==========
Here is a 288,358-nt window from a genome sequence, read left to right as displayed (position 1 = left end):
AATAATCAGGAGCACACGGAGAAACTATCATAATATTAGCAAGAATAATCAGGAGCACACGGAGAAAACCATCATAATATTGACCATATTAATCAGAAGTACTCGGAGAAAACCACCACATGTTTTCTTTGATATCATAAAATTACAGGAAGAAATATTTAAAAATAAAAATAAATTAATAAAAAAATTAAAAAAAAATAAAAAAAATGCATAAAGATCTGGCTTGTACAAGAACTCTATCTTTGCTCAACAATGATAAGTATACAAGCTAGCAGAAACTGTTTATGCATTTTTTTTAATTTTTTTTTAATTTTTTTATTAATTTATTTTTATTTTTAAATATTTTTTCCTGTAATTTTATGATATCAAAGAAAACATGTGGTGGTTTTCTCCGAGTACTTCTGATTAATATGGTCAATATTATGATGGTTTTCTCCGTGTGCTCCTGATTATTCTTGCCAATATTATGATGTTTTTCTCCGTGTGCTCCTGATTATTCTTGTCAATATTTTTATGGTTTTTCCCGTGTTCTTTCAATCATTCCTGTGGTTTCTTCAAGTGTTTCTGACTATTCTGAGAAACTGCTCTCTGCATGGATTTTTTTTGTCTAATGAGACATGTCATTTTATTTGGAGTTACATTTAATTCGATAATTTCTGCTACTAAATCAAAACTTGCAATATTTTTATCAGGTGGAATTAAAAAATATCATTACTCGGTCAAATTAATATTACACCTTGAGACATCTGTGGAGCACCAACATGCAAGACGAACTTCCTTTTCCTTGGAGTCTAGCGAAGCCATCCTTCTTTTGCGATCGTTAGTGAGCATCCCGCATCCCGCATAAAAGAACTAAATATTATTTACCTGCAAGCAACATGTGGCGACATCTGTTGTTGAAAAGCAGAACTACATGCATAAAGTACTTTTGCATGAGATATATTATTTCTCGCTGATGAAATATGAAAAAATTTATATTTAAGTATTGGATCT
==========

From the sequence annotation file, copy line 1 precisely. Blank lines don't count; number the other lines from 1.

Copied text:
Here is a 288,358-nt window from a genome sequence, read left to right as displayed (position 1 = left end):